Share this article

print logo

Scheme that hit Buffalo is shut down

An investment company that operated a house-flipping scheme that targeted Buffalo and cost investors millions of dollars was shut down Wednesday by State Attorney General Andrew Cuomo.

Long Island-based East Coast Capital and its operator, Norman Dansker, are banned from purchasing investment properties in the state and must pay more than $3 million in restitution to investors who were defrauded, according to Cuomo.

"This company engaged in a scheme that swindled millions of dollars from unsuspecting investors at the expense of Buffalo neighborhoods," Cuomo said in a written statement.

"My office shut Dansker down to prevent him from preying on more investors, and this case sends a clear message to those who try to illegally capitalize on urban blight," he added.

The order is the result of the area's first major house-flipping lawsuit against an investment company, officials said.

Illegal flipping involves buying real estate cheaply and then selling it at an inflated price without making repairs. Often, the property is bought and sold by out-of-towners.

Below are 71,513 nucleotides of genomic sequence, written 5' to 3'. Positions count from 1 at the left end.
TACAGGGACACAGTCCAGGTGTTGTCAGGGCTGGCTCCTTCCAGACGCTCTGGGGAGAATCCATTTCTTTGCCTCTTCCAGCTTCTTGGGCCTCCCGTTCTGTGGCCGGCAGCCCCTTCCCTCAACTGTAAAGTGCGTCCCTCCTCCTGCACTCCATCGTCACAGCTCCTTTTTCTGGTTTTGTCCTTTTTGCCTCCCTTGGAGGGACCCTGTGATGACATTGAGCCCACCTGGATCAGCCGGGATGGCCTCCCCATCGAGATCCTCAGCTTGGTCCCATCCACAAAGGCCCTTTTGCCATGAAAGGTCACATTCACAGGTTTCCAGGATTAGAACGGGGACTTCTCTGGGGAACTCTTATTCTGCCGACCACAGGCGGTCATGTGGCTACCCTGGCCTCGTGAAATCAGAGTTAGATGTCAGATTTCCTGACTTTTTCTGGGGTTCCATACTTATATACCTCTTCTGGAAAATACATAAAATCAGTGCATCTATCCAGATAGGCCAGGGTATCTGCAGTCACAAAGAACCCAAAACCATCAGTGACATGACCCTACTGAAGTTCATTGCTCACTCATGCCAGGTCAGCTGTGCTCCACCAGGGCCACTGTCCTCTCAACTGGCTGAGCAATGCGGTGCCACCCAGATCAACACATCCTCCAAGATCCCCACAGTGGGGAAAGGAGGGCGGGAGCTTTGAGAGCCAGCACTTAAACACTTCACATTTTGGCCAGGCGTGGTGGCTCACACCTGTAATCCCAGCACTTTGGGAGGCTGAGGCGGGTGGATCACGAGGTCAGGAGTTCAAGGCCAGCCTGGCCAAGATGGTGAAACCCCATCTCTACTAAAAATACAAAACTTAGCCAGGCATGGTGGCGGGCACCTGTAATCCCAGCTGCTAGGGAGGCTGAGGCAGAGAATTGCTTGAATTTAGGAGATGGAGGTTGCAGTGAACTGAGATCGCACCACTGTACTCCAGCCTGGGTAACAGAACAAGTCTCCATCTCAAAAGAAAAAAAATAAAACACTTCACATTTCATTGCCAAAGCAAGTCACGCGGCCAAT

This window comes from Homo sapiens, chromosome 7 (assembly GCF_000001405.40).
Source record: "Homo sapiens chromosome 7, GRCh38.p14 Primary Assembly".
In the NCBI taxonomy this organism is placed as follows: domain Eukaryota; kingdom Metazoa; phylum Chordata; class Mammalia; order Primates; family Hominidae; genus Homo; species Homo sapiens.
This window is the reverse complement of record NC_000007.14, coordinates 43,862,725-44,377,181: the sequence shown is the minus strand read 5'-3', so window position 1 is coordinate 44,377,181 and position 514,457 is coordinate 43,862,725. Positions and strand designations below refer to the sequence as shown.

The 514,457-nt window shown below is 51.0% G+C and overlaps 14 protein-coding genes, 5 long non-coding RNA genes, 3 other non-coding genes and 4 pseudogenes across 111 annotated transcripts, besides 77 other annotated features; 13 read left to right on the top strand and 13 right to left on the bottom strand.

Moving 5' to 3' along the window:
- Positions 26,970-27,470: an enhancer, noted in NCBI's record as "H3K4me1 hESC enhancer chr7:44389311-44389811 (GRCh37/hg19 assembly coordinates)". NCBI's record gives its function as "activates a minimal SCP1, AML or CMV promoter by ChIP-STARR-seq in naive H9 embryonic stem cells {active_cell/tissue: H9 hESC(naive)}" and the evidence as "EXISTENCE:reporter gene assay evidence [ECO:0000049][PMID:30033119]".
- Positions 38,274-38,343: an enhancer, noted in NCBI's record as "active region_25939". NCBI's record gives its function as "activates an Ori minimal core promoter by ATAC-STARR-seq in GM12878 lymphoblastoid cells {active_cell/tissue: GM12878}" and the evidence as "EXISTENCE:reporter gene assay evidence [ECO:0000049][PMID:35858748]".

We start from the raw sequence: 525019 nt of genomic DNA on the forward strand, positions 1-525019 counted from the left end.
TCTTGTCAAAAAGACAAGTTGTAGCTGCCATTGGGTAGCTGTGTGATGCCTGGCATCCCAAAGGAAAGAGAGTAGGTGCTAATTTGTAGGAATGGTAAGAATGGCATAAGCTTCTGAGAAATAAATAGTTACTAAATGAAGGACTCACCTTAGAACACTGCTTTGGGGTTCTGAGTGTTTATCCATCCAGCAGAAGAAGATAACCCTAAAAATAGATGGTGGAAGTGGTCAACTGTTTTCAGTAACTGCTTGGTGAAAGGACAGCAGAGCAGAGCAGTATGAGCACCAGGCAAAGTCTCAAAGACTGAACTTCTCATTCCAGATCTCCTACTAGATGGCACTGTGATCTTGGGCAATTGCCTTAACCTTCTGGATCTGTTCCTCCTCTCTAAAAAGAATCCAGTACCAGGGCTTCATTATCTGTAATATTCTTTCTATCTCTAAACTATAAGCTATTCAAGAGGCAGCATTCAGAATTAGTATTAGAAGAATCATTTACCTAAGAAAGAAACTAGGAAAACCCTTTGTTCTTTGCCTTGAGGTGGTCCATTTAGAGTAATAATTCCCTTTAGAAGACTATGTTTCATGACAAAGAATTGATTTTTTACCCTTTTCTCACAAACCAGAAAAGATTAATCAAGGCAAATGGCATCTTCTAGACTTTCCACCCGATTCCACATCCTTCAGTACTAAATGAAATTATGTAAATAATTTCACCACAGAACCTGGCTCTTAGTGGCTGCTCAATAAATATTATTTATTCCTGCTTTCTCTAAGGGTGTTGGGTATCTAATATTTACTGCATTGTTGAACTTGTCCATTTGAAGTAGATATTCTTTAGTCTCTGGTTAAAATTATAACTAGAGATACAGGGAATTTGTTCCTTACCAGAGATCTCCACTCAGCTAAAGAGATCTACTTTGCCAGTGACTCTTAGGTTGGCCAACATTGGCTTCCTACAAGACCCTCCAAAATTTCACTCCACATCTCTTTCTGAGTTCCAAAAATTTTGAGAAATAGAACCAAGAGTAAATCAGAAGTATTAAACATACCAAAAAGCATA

According to court documents, Dansker and others defrauded unknowing investors through an elaborate scheme involving more than 50 properties throughout the City of Buffalo.

In the scheme, high returns are paid to investors from other investors instead of through actual profits from the real estate venture. In addition, investors were duped by promises of high returns if they invested in distressed real estate by providing mortgages that grossly exceeded the market value.

Actions are pending against other parties, including IMA Equities consulting firm and its owner, Moshe Freidlander; the owners of JD Realty & Management, siblings Jessica and Joshua Doucette, and their mother, Elizabeth Doucette. East Coast told investors that Jessica Doucette, a college student, would rehabilitate many of the properties.

Court documents indicated East Coast paid $1 million for 53 properties in the Buffalo area, then received $2.9 million in private investor mortgages. The firm then transferred the properties to Jessica Doucette, who defaulted on the grossly inflated mortgages.

Meanwhile, the investment company paid Doucette almost $700,000 for taking the properties off its hands. In the end, East Coast Capital obtained hundreds of thousands of dollars while investors lost large sums of money because the values of the collateral properties were well below the mortgage amounts.

More than 40 properties owned by either East Coast or Jessica Doucette were cited for various building code violations. Last year, Doucette failed to appear at multiple court appearances regarding the violations and was briefly imprisoned.


There are no comments - be the first to comment